Did you ever ask your friend Eurídice Ledezma which type of person fired the shot? Was it a “military sniper”? Or was it a “plain-clothed sniper”? It can’t be both, can it, Phil? Or was she just making it up to cause the justification for a coup?
Subsequently, journalists who are hardly friends of the Chávez administration, such as those at the daily Tal Cual, documented that the gunshots came from various buildings, including a hotel. Certain facts are undisputed: Some of the gunmen were apprehended that day by the Chávez government’s law enforcement authorities and they were held in detention. Later that day, Chávez was deposed by the coup d’etat, and Pedro Carmona was named as the un-elected dictator. It was during Carmona’s brief rule that those gunmen were set free. In retrospect, if those gunmen had really been “Chavistas,” do you believe that Carmona’s regime would have set them free? What is your explanation for why the coup set the sniper-assassins free? That should be interesting.
Q. Why didn’t you disclose on that terrible day that your sole uncorroborated source to imply blame for those tragic assassinations on one side of the conflict has been someone you’ve identified to others as your “former girlfriend”? Those are your words, aren’t they?
Q. As the self-proclaimed “former boyfriend” of Eurídice Ledezma, you of course had to know that she was a rabidly partisan player already in the conflict. The magazine she works for, Exceso, is an ultra right wing rag of zero credibility, explicitly anti-democracy in its editorial position. Is this the same Eurídice Ledezma who later praised Dictator-for-a-Day Pedro Carmona in the same Exceso magazine, writing, “I don’t believe that Pedro would have formed part of a conspiracy for the route of a military coup”? Note the first-name basis with our dear dictator “Pedro.” ¡Guácala!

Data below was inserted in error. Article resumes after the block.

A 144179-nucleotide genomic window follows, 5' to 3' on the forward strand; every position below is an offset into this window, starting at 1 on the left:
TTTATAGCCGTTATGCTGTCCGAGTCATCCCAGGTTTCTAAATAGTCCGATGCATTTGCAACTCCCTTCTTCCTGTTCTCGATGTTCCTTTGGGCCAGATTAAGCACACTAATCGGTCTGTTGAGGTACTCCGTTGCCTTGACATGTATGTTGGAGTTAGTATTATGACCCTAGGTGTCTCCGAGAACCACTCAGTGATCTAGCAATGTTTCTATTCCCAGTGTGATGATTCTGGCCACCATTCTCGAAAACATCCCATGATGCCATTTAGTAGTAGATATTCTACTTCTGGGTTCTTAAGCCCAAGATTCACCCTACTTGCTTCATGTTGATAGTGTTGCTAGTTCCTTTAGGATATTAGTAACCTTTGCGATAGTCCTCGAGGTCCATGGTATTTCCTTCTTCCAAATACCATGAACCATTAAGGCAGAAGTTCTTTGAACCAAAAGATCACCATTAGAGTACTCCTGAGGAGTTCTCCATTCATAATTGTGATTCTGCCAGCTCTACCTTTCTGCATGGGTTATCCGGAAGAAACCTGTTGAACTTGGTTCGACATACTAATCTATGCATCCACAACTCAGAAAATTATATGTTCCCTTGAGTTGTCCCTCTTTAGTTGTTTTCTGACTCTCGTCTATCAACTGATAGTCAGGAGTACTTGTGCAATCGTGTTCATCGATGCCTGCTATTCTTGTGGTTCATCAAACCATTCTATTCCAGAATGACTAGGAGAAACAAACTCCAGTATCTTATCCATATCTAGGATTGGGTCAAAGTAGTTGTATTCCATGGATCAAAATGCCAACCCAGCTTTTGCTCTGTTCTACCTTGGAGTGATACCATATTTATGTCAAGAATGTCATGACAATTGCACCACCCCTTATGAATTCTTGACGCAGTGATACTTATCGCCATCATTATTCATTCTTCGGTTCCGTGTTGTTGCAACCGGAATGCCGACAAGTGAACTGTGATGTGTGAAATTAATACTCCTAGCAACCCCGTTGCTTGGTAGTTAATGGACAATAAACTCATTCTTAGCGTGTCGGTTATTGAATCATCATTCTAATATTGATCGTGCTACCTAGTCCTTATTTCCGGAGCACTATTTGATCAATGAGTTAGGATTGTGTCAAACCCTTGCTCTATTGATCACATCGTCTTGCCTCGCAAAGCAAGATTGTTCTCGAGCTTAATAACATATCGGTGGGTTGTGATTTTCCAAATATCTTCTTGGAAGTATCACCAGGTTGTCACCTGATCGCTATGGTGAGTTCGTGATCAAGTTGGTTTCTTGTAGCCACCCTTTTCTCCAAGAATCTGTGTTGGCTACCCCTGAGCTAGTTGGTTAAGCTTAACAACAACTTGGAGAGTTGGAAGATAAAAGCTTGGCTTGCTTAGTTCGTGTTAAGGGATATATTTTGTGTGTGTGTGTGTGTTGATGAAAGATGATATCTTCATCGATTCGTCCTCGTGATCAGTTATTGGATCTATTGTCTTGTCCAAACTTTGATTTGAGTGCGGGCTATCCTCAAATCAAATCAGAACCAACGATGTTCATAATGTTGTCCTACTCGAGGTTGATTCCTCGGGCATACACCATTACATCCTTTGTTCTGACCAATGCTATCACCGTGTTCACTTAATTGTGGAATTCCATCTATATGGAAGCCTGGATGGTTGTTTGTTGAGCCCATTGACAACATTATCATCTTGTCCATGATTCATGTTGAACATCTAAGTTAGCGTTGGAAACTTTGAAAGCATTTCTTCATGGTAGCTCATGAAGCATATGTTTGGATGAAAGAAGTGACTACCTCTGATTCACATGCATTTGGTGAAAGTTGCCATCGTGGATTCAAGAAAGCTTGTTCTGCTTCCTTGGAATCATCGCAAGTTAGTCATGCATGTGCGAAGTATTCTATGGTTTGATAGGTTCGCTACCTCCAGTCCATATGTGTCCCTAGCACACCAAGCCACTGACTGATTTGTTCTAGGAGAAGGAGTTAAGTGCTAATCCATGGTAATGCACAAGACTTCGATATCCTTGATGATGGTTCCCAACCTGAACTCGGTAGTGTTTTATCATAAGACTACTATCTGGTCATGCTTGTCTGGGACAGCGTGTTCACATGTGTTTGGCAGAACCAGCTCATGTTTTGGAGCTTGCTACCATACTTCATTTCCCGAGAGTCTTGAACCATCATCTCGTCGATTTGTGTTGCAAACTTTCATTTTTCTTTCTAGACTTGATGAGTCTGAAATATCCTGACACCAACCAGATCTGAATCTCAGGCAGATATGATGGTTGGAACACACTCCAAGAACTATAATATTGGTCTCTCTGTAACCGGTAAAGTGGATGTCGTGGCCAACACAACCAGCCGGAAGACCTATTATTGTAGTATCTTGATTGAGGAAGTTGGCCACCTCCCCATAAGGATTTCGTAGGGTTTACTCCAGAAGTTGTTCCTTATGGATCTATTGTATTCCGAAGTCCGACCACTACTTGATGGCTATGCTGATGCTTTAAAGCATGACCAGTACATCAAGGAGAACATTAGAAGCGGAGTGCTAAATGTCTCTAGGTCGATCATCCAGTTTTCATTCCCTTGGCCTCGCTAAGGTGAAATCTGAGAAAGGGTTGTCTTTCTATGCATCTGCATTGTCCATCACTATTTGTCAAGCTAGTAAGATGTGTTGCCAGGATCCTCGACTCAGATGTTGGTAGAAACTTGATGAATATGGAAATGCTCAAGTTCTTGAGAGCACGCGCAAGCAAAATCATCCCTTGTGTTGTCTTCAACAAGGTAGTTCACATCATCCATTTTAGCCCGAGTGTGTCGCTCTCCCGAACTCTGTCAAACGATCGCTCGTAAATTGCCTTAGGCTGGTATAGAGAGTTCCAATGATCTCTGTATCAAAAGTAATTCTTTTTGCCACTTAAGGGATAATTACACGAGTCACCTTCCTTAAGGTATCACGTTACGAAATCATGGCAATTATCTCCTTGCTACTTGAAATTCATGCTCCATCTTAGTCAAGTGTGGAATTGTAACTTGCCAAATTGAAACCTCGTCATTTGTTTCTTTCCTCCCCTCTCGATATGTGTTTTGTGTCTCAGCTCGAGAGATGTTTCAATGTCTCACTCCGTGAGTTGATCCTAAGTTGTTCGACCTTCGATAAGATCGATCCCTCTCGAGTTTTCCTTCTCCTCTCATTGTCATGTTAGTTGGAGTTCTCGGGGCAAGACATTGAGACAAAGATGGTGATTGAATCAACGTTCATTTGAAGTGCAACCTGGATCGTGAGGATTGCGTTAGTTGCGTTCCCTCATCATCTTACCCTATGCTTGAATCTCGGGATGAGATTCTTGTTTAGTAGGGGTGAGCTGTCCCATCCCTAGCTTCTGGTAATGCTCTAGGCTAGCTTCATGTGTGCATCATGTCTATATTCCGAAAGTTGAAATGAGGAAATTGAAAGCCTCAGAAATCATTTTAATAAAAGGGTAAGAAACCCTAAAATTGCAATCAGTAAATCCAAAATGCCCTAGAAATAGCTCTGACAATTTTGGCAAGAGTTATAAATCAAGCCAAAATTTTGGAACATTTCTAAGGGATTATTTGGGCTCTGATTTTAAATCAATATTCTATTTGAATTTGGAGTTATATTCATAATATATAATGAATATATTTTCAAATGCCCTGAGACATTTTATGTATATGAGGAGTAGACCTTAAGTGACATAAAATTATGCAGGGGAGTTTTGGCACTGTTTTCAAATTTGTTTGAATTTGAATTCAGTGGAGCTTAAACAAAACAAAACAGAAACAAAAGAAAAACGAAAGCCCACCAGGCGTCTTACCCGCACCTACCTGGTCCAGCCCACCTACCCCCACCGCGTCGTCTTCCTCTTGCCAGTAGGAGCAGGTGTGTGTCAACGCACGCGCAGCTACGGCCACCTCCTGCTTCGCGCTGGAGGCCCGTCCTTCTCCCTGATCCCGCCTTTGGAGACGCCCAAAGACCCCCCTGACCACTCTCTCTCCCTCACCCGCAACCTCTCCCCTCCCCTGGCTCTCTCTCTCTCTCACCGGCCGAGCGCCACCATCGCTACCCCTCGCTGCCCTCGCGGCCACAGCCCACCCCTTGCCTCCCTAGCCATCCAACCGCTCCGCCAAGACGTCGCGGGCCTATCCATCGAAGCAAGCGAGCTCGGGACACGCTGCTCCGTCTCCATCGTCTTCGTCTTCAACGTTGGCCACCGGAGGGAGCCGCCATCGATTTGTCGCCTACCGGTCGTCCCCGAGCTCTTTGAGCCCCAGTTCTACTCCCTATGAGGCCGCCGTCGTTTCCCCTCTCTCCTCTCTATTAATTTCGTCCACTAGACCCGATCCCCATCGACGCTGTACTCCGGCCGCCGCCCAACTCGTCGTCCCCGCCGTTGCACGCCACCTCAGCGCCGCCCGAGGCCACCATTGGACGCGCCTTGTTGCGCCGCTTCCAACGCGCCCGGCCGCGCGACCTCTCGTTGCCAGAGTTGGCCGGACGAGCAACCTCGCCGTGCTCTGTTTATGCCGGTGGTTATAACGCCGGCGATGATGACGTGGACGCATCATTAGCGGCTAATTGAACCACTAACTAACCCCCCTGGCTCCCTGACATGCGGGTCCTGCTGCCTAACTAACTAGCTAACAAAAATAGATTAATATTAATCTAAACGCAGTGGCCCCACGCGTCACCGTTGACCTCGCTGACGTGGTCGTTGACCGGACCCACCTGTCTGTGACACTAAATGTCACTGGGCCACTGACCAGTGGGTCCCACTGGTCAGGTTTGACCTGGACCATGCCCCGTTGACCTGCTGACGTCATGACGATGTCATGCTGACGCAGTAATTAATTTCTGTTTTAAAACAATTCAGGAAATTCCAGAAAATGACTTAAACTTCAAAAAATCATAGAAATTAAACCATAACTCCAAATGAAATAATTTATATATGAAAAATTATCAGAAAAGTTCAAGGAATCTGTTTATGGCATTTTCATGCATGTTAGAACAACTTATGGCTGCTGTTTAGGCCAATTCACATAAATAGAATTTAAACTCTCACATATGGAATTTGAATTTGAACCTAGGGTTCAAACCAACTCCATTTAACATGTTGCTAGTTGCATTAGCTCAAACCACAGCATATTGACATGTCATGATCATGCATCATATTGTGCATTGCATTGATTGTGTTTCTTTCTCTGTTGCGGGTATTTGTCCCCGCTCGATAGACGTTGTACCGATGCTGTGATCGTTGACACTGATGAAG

She also wrote, “he didn’t commit a crime.” Uh, Phil, reality-check time: Pedro Carmona abolished Congress, the Supreme Court and the Constitution: If your friend and foundation-stone source for all the disinformation that stemmed from your April 12th report has as cloudy a sense of perception as that statement reveals, and you already knew this person, how could you have been so spun by her? Well, okay, this Eurídice Ledezma was with you years ago in Mexico, wasn’t she? Please correct me if I am in error, but I don’t think that I am.
Beyond your dishonest failure to disclose your personal relationship with your source (Uh, Phil, journalistic careers rightfully go up in smoke over that kind of maneuver) why didn’t you disclose her known partisan position when quoting her on something so incendiary as an implication that the bullets came from one party in the conflict?
Q. Given the fact that this dishonest implication then spread around the world before the truth could put its pants on, and had horrible consequences for the turn of events – justifying a coup that assassinated 50 opposition leaders in two days, and tortured various of them according to major human rights organizations; a coup that within hours abolished Congress, the Supreme Court and the Constitution’s rule – why have you never clarified, corrected or disclosed the whole truth about your April 12th report?
Q. As a veteran reporter, were you somehow not aware of what the consequences of that simulated “report” and its lack of disclosure subsequently created the conditions that led to the assassinations of at least 50 Venezuelans?
Q. Phil: As Authentic Journalist Mario Menéndez – my friend and victorious co-defendant – often says, people’s true character emerges during times of moral crisis. April 2002 revealed a lot about all of us who are journalists reporting on Venezuela. December 2002 turns out to be a grand “second opinion” as the doctors say. You don’t really come out of this lookin’ so good, chap.
Moving on from April – your ghost of Christmas past – to December – your ghost of Christmas present – and your expressed concern about one-sidedness in reporting (which seems hollow in light of these allegations, let’s look at some of your own public statements in recent days.